National Labor Relations Board, Petitioner, v. Davenport Lutheran Home, Respondent, 244 F.3d 660 (8th Cir. 2001)Annotate this Case
Application for Enforcement of an Order of the National Labor Relations Board.
Before Beam and Morris Sheppard Arnold, Circuit Judges, and Doty,1 District Judge.
Morris Sheppard Arnold, Circuit Judge.
After its full-time and regular part-time registered nurses and licensed practical nurses voted to join the Service Employees International Union, Local 73, AFL-CIO, Davenport Lutheran Home filed objections with the National Labor Relations Board (NLRB), contending that the election was improperly conducted. The NLRB considered these objections, but rejected them because it felt that they were not sufficiently supported. Davenport, however, continued to protest the election and refused to engage in any bargaining with the union. This recalcitrance eventually led the NLRB to issue an order, finding that Davenport's refusal to bargain constituted an unfair labor practice, see 29 U.S.C. § 158(a) (1), § 158(a) (5), and requiring Davenport to bargain with the union.
The NLRB petitioned to enforce its order and we grant the petition.
Davenport argues that the NLRB erred when it allowed the union to file a second petition for representation after the union had withdrawn its first petition on the day before a pre-election hearing with the NLRB. Davenport maintains that the union acted in bad faith because it withdrew its first petition even though it clearly had an ongoing interest in seeking representation, as evinced by its second petition filed only a day after its first petition was withdrawn. Davenport therefore insists that the NLRB should have barred the union from filing a second petition by dismissing the union's first petition with prejudice.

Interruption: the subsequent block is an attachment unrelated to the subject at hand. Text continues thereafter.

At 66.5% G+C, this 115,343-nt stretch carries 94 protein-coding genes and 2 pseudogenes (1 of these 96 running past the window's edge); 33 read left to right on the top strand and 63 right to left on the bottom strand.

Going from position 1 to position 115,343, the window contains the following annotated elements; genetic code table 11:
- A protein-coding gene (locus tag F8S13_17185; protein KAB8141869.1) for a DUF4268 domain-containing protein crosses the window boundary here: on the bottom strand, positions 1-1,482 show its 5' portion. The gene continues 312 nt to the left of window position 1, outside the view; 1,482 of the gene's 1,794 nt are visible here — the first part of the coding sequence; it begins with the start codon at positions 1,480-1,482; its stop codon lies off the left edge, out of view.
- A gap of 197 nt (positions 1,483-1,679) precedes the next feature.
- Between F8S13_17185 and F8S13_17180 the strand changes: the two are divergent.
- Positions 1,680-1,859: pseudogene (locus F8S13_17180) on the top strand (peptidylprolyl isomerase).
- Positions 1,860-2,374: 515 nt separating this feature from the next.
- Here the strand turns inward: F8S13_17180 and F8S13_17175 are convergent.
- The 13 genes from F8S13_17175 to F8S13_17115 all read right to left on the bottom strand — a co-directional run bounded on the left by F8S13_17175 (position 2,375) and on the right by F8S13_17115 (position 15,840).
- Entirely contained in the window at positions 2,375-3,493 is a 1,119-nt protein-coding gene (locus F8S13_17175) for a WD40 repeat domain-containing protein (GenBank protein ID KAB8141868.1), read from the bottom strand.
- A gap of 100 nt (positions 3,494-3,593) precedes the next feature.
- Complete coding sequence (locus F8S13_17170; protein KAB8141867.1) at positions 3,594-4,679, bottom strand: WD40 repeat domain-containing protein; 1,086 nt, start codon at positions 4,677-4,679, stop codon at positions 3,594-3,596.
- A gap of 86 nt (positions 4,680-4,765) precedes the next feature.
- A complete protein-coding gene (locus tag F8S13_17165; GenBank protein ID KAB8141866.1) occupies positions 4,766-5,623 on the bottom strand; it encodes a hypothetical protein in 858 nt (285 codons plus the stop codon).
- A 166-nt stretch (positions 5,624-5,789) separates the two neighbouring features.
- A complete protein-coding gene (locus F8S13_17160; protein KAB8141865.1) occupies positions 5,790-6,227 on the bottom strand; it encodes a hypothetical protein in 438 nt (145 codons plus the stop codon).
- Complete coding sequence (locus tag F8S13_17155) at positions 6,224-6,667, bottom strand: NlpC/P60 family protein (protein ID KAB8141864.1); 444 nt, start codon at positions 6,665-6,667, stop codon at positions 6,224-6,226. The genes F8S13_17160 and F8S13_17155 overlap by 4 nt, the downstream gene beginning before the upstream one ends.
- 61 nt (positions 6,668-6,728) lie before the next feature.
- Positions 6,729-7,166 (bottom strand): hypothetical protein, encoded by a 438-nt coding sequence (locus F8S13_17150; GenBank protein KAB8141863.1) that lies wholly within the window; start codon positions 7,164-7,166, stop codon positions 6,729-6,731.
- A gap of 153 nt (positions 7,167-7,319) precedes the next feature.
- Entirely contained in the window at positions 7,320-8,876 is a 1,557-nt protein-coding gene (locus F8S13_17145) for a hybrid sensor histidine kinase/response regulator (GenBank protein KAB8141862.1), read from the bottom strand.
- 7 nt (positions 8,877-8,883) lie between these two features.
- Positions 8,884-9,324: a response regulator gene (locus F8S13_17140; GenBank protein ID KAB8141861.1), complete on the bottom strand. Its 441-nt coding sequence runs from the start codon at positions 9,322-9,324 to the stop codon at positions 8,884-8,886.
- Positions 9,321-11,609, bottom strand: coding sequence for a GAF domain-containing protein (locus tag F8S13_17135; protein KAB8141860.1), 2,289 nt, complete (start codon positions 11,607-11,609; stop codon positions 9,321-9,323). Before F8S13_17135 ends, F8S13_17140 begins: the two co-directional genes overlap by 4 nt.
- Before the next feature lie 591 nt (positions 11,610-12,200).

Representation elections are not to be set aside lightly, and we must determine in our review whether the NLRB acted reasonably within the " 'wide degree of discretion,' " Millard Processing Services, Inc. v. NLRB, 2 F.3d 258, 261 (8th Cir. 1993), cert. denied, 510 U.S. 1092 (1994), quoting NLRB v. A. J. Tower Co., 329 U.S. 324, 330 (1946), entrusted to it by Congress regarding representation matters. We will enforce the order of the NLRB if we find that it correctly applied the law and if substantial evidence in the record supports its findings. See Deffenbaugh Industries, Inc. v. NLRB, 122 F.3d 582, 586 (8th Cir. 1997).